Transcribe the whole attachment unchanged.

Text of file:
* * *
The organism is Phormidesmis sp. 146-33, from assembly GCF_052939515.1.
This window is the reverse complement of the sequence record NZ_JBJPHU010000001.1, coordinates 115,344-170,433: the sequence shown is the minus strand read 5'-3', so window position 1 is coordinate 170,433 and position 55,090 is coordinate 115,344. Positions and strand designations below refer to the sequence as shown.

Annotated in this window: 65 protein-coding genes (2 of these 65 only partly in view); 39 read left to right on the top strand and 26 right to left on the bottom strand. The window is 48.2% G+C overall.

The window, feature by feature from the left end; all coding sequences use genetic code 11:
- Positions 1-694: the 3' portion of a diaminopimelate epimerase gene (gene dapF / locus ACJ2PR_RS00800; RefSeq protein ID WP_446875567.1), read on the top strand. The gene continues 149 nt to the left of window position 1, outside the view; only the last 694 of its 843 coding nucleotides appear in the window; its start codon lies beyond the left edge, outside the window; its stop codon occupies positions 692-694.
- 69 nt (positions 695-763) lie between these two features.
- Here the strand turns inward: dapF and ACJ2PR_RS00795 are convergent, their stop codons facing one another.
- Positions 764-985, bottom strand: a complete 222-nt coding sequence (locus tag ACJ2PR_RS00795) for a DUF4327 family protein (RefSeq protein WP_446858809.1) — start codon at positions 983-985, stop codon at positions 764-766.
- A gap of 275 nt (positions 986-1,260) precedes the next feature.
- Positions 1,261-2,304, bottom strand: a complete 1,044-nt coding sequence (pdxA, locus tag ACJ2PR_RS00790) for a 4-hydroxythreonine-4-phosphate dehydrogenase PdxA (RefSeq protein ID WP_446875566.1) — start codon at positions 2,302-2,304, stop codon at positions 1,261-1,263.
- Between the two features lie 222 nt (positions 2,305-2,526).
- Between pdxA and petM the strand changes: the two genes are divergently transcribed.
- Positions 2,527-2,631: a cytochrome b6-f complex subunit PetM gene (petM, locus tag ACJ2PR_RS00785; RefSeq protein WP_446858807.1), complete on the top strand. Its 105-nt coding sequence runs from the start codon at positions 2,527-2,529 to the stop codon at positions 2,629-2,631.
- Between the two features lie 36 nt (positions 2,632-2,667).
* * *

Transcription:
The organism is Phormidesmis sp. 146-33, from assembly GCF_052939515.1.
This window is the reverse complement of the sequence record NZ_JBJPHU010000001.1, coordinates 115,344-170,433: the sequence shown is the minus strand read 5'-3', so window position 1 is coordinate 170,433 and position 55,090 is coordinate 115,344. Positions and strand designations below refer to the sequence as shown.

Annotated in this window: 65 protein-coding genes (2 of these 65 only partly in view); 39 read left to right on the top strand and 26 right to left on the bottom strand. The window is 48.2% G+C overall.

The window, feature by feature from the left end; all coding sequences use genetic code 11:
- Positions 1-694: the 3' portion of a diaminopimelate epimerase gene (gene dapF / locus ACJ2PR_RS00800; RefSeq protein ID WP_446875567.1), read on the top strand. The gene continues 149 nt to the left of window position 1, outside the view; only the last 694 of its 843 coding nucleotides appear in the window; its start codon lies beyond the left edge, outside the window; its stop codon occupies positions 692-694.
- 69 nt (positions 695-763) lie between these two features.
- Here the strand turns inward: dapF and ACJ2PR_RS00795 are convergent, their stop codons facing one another.
- Positions 764-985, bottom strand: a complete 222-nt coding sequence (locus tag ACJ2PR_RS00795) for a DUF4327 family protein (RefSeq protein WP_446858809.1) — start codon at positions 983-985, stop codon at positions 764-766.
- A gap of 275 nt (positions 986-1,260) precedes the next feature.
- Positions 1,261-2,304, bottom strand: a complete 1,044-nt coding sequence (pdxA, locus tag ACJ2PR_RS00790) for a 4-hydroxythreonine-4-phosphate dehydrogenase PdxA (RefSeq protein ID WP_446875566.1) — start codon at positions 2,302-2,304, stop codon at positions 1,261-1,263.
- Between the two features lie 222 nt (positions 2,305-2,526).
- Between pdxA and petM the strand changes: the two genes are divergently transcribed.
- Positions 2,527-2,631: a cytochrome b6-f complex subunit PetM gene (petM, locus tag ACJ2PR_RS00785; RefSeq protein WP_446858807.1), complete on the top strand. Its 105-nt coding sequence runs from the start codon at positions 2,527-2,529 to the stop codon at positions 2,629-2,631.
- Between the two features lie 36 nt (positions 2,632-2,667).